5. Make sure you get the 256 MB 9800 pro if this is what you want- not 128 or SE -this card is very popular on this forum for good reason. For NVIDEA get 5900XT or above see firingsquad.com for comparisons

6. Get any of the soundcards not much difference but will ease strain on procesor

7. As long as 7200rpm dont get too hung up -cache is stored areas for read/write the bigger is obviously better but the only real performance increases come from using RAID arrays but expensive

8. Everything is a balance and only you can decide priorities but generally most important are
Processor speed, memory , video card then others

for more general advice see Luckeyboys guide in his sig or my post in community help under user fixes

hope this gives you somewhere to start

GUNNER
Gunner get a decent signature
Gunner learn to fly
Gunner learn to shoot
Gunner not run out of bullets just as I get on his six

Lateralus_17SS
08-05-2004, 10:13 AM
More video card questions:

What does the 'LE' stand for on NVidia cards? I have found some FX5700 LE cards for $150, is this a good deal? How do they compare to FX5700 non-LE? What about the 5700 Ultra? It's $50 more than the LE and, and $20 more than the regular 5700. With tax the 5700 Ultra is the same price as the 5900XT, an even $200. How do these compare?

How does the Radeon 9800 Pro compare to the 9600XT? They're both listed at $229. The 9800 Pro is 128mb, but the 9600XT is 256mb. There's also a 9600XT 128mb for $60 less, what kind of performance and longevity increase is there between 128mb and 256mb DDR video RAM?

dieg777
08-05-2004, 10:33 AM
The 5700 does not have a great reputation- go for 5900XT if it has FX in front this is a cut down version but cheaper and ok I use a gainward FX5900XT and I am very pleased.

The 9800 Pro 256mb is much better than 9600 it has more pipes so processes data faster. Dont go for 128 version. The 9600XT is a good card if you dont want to spring $ for 9800 pro 256

Again see www.firingsquad.com (http://www.firingsquad.com) or tomshardwareguide for reviews

Video card choices are hard to make and everyone has a different view but try not to go for cut down versions if you can afford not to

GUNNER
Gunner get a decent signature
Gunner learn to fly
Gunner learn to shoot
Gunner not run out of bullets just as I get on his six

ASM 1
08-05-2004, 10:42 AM
get an audigy 2zs instead of an SBLive - your ears will thank you for it.....

Current Crop of ati radeon 9800's - get a 9800XT if you can afford it, if not get the 256MB or 128MB pro's, make sure they are 256bit. Stay away from the 9800se because it is a crippled card - 4 pixel pipelines instead of 8. Also stay away from 128bit versions of the cards, again they are cut down versions.

Of course if you REALLY have money then go for one of the X800 radeon or Nvidia 6800 cards... they are currently the best you can get.

hope this has made sense

S!

Andrew

http://img78.photobucket.com/albums/v299/asm016/WW2%20Stuff/Sig_Pic.jpg

Slechtvalk
08-05-2004, 11:02 AM
Get a shuttle. http://ubbxforums.ubi.com/infopop/emoticons/icon_cool.gif

For example: SK83G, about 300 euro
http://eu.shuttle.com/sk83g.htm#sk83g

You can build them fairly easy yourself and there is a good manual.

Then you need a processor:
AMD Athlon 64-bit 3200+, about 210 euro.
(you don't need a cooler, that is include with the shuttle)

Memory: 1 GB PC3200/PC4000 DDR, about 250 euro.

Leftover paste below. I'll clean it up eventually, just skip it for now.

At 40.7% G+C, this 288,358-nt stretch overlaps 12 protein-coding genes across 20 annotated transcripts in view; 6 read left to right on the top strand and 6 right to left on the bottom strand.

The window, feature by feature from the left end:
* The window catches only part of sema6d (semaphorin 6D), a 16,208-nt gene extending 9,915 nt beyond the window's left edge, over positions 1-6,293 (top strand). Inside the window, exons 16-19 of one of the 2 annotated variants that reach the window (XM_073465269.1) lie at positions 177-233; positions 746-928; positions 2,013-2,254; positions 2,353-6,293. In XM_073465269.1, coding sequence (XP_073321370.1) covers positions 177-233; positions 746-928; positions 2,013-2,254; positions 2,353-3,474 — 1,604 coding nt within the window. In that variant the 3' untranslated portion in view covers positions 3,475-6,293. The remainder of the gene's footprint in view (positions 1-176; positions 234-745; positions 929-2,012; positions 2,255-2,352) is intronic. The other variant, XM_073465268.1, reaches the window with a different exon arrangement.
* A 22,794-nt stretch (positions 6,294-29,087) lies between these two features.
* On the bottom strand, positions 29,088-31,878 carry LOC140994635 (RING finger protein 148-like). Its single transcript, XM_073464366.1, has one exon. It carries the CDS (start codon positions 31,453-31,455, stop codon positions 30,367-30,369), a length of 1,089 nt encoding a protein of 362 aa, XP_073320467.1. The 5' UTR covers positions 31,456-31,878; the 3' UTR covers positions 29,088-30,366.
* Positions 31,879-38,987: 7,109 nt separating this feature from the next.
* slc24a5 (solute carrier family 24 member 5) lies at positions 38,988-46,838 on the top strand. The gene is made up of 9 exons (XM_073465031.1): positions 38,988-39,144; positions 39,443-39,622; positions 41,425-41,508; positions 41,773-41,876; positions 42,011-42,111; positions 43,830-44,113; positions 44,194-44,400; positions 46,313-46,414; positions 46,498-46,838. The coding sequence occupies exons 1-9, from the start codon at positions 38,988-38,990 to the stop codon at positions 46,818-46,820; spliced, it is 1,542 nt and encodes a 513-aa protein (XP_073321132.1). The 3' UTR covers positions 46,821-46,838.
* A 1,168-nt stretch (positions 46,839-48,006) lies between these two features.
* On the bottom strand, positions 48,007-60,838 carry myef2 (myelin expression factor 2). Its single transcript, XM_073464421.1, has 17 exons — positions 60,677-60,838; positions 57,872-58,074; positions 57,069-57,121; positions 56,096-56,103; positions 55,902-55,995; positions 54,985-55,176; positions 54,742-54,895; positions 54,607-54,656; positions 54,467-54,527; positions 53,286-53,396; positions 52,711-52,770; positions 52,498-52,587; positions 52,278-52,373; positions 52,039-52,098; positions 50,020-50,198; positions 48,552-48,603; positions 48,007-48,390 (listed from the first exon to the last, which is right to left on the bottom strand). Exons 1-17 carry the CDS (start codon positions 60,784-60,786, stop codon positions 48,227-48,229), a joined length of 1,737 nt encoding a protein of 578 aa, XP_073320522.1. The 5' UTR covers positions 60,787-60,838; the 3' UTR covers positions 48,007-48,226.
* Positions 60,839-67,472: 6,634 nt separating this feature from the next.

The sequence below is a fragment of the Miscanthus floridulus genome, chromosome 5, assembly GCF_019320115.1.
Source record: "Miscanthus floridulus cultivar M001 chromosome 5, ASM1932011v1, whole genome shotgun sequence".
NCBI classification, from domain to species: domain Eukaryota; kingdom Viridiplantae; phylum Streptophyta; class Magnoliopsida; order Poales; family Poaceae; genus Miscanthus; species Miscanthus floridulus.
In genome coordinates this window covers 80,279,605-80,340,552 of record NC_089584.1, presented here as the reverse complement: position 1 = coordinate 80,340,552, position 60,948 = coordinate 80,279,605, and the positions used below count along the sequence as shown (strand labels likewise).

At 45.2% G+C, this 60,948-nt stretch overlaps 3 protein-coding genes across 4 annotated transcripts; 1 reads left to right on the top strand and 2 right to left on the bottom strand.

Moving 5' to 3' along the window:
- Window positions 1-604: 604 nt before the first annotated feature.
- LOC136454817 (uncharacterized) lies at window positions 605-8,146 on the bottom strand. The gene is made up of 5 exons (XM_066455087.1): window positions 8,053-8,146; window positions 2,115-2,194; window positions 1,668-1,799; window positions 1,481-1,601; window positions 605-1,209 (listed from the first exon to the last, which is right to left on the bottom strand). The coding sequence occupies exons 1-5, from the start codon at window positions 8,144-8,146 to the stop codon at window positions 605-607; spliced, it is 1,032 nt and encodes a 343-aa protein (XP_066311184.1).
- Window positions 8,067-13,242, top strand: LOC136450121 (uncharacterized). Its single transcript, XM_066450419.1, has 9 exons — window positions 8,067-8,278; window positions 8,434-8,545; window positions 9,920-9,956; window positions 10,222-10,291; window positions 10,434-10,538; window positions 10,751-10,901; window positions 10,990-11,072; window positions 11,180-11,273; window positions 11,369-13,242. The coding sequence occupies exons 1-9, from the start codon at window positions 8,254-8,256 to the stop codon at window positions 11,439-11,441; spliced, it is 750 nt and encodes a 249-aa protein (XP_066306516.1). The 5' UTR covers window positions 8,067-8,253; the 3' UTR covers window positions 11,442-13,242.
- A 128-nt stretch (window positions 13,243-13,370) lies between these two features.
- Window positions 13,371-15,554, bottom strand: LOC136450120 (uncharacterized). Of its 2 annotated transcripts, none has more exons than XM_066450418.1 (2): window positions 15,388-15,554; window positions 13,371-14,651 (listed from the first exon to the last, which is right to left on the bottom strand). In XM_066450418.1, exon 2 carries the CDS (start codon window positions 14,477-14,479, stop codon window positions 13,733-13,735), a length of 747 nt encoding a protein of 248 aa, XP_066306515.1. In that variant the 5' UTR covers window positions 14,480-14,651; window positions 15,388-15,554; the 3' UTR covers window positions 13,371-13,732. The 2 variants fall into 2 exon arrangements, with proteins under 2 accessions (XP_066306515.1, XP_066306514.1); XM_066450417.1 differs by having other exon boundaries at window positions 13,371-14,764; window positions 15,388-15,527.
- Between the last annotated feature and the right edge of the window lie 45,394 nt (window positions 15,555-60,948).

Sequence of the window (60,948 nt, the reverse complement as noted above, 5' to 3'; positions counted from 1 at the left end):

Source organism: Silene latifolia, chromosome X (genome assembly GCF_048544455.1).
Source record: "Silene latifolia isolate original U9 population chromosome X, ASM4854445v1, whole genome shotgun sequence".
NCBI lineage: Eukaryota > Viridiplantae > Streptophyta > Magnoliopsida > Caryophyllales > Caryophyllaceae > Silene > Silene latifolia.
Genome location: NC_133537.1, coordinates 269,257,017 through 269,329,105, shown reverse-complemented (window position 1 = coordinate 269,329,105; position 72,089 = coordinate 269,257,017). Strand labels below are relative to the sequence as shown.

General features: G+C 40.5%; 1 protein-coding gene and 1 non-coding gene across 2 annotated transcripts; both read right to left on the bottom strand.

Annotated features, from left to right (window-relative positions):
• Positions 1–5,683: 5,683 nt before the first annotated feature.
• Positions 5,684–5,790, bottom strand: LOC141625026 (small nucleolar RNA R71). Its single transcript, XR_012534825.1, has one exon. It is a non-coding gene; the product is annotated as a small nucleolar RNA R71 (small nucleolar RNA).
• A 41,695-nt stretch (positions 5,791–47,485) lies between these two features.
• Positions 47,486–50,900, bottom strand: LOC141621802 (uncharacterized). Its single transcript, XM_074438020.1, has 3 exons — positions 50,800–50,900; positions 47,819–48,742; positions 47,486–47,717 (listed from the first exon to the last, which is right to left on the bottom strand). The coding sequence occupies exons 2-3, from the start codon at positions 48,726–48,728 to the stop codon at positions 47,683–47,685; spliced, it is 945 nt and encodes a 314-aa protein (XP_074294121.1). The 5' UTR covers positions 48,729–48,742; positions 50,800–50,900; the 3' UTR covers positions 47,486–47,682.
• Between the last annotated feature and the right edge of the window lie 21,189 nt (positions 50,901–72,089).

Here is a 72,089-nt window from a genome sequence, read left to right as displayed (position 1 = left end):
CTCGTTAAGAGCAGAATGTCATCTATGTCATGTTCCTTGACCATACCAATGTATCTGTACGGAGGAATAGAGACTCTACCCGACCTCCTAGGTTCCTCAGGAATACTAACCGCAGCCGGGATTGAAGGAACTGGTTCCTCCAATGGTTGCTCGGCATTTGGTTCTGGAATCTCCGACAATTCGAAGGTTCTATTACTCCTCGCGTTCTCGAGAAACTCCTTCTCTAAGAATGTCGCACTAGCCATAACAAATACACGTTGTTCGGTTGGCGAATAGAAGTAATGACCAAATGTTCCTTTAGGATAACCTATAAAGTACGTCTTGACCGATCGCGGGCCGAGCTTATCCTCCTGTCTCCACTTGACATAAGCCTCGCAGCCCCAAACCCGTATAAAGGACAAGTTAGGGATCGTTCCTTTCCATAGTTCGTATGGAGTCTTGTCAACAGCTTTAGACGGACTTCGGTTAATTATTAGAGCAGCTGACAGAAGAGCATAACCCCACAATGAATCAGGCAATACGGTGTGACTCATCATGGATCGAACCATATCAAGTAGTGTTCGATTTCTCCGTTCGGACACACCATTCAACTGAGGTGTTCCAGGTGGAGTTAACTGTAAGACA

HD: I like seagate, so for example get the:
Barracuda 7200.7 SATA, for about 90 euro.

Then ATI9800pro 256mb, about 250 euro.

Windows XP home: 90 euro

Total: 1190 euro.

You can use the onboard sound which is good enough.

Slechtvalk
08-05-2004, 11:09 AM
<BLOCKQUOTE class="ip-ubbcode-quote"><font size="-1">quote:</font><HR>Originally posted by GT182:
One suggestion for a tower is Thermaltakes's XaserIII Super Tower case with a 420 watt PSU, or bigger, and 7 fans. 2 filtered for intake and 5 for exhaust. http://www.thermaltake.com/xaserCase/xaser3/xaser3menu.htm
<HR></BLOCKQUOTE>

How ugly can a case get??? It must be hide good under your desk or you may get sick just by looking at it http://ubbxforums.ubi.com/infopop/emoticons/icon_biggrin.gif

Lateralus_17SS
08-05-2004, 11:56 AM
<BLOCKQUOTE class="ip-ubbcode-quote"><font size="-1">quote:</font><HR>Originally posted by Slechtvalk:

You can use the onboard sound which is good enough.<HR></BLOCKQUOTE>

That goes against everything I have heard from anyone about computer hardware, ever.

Doesn't onboard sound, or even an insufficiently powerful sound card, decrease FPS due to overtaxing the system?

As I have already stated, I'm not building my own. I don't know enough to do it safely; I'd rather spend a little extra than risk ruining expensive components.

Slechtvalk
08-05-2004, 12:21 PM
You could get a prebuild shuttle here:
http://sys.us.shuttle.com/BuyList.aspx?id=1003&type=u

About onboard sound, these days onboard sound is really good! I had an audigy 1 before and am using the onboard sound chip and don't notice that much difference. And the performance gain you get with an ext. soundcard is maybe 2-3 fps. So you can save money here. And if you really don't like it you can always buy a soundcard later.

Slechtvalk
08-05-2004, 12:24 PM
But prebuild cost you really allot of extra money so don't do it! http://ubbxforums.ubi.com/infopop/emoticons/icon_smile.gif I am sure you can do it yourself though. Just try it! Just follow the steps in the manuel and you can't go wrong.

dieg777
08-05-2004, 12:49 PM
From what you state I am sure you would be happier buying rather than building your PC. Any build has the possibility of going wrong but if you store buy or mail order you will have some consumer protection. I agree that on board sound is getting better but in my opinion the increase in fps from a dedicated sound card is worth the price.

GUNNER
Gunner get a decent signature
Gunner learn to fly
Gunner learn to shoot
Gunner not run out of bullets just as I get on his six